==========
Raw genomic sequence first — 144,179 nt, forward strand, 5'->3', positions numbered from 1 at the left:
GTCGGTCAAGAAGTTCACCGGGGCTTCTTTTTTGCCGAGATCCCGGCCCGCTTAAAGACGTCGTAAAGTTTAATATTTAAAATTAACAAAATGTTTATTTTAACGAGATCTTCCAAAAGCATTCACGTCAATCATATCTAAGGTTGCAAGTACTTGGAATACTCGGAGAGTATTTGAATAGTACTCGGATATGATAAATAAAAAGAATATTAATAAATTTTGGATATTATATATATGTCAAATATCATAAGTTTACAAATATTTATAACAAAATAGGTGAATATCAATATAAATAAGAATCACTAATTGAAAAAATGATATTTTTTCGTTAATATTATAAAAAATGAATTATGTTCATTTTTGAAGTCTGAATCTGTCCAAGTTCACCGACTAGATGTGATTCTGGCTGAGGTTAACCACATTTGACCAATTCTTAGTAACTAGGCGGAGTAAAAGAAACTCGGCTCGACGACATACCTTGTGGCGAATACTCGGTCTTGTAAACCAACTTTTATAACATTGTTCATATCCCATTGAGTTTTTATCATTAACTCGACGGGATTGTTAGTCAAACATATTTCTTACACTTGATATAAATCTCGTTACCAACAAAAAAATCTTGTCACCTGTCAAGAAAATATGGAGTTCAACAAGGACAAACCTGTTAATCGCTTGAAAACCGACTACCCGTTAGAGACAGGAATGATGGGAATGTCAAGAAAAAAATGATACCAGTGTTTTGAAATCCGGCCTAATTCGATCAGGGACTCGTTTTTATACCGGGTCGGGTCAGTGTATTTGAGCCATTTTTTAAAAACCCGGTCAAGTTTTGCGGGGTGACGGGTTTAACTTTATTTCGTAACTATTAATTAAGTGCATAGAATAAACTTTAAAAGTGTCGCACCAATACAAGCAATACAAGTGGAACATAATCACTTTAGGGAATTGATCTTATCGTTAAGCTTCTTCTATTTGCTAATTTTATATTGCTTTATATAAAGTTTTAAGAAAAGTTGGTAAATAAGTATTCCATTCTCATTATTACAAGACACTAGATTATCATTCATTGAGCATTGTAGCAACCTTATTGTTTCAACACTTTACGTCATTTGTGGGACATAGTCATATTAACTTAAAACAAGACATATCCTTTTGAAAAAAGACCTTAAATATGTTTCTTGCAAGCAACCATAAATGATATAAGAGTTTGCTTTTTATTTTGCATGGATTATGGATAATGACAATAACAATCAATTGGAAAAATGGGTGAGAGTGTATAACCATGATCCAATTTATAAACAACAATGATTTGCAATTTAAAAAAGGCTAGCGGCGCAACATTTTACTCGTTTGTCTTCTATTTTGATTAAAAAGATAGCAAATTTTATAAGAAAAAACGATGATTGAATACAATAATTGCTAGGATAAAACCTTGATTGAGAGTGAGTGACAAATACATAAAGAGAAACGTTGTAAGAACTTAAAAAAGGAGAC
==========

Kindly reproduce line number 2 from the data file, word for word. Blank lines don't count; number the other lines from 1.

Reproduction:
GTCGGTCAAGAAGTTCACCGGGGCTTCTTTTTTGCCGAGATCCCGGCCCGCTTAAAGACGTCGTAAAGTTTAATATTTAAAATTAACAAAATGTTTATTTTAACGAGATCTTCCAAAAGCATTCACGTCAATCATATCTAAGGTTGCAAGTACTTGGAATACTCGGAGAGTATTTGAATAGTACTCGGATATGATAAATAAAAAGAATATTAATAAATTTTGGATATTATATATATGTCAAATATCATAAGTTTACAAATATTTATAACAAAATAGGTGAATATCAATATAAATAAGAATCACTAATTGAAAAAATGATATTTTTTCGTTAATATTATAAAAAATGAATTATGTTCATTTTTGAAGTCTGAATCTGTCCAAGTTCACCGACTAGATGTGATTCTGGCTGAGGTTAACCACATTTGACCAATTCTTAGTAACTAGGCGGAGTAAAAGAAACTCGGCTCGACGACATACCTTGTGGCGAATACTCGGTCTTGTAAACCAACTTTTATAACATTGTTCATATCCCATTGAGTTTTTATCATTAACTCGACGGGATTGTTAGTCAAACATATTTCTTACACTTGATATAAATCTCGTTACCAACAAAAAAATCTTGTCACCTGTCAAGAAAATATGGAGTTCAACAAGGACAAACCTGTTAATCGCTTGAAAACCGACTACCCGTTAGAGACAGGAATGATGGGAATGTCAAGAAAAAAATGATACCAGTGTTTTGAAATCCGGCCTAATTCGATCAGGGACTCGTTTTTATACCGGGTCGGGTCAGTGTATTTGAGCCATTTTTTAAAAACCCGGTCAAGTTTTGCGGGGTGACGGGTTTAACTTTATTTCGTAACTATTAATTAAGTGCATAGAATAAACTTTAAAAGTGTCGCACCAATACAAGCAATACAAGTGGAACATAATCACTTTAGGGAATTGATCTTATCGTTAAGCTTCTTCTATTTGCTAATTTTATATTGCTTTATATAAAGTTTTAAGAAAAGTTGGTAAATAAGTATTCCATTCTCATTATTACAAGACACTAGATTATCATTCATTGAGCATTGTAGCAACCTTATTGTTTCAACACTTTACGTCATTTGTGGGACATAGTCATATTAACTTAAAACAAGACATATCCTTTTGAAAAAAGACCTTAAATATGTTTCTTGCAAGCAACCATAAATGATATAAGAGTTTGCTTTTTATTTTGCATGGATTATGGATAATGACAATAACAATCAATTGGAAAAATGGGTGAGAGTGTATAACCATGATCCAATTTATAAACAACAATGATTTGCAATTTAAAAAAGGCTAGCGGCGCAACATTTTACTCGTTTGTCTTCTATTTTGATTAAAAAGATAGCAAATTTTATAAGAAAAAACGATGATTGAATACAATAATTGCTAGGATAAAACCTTGATTGAGAGTGAGTGACAAATACATAAAGAGAAACGTTGTAAGAACTTAAAAAAGGAGAC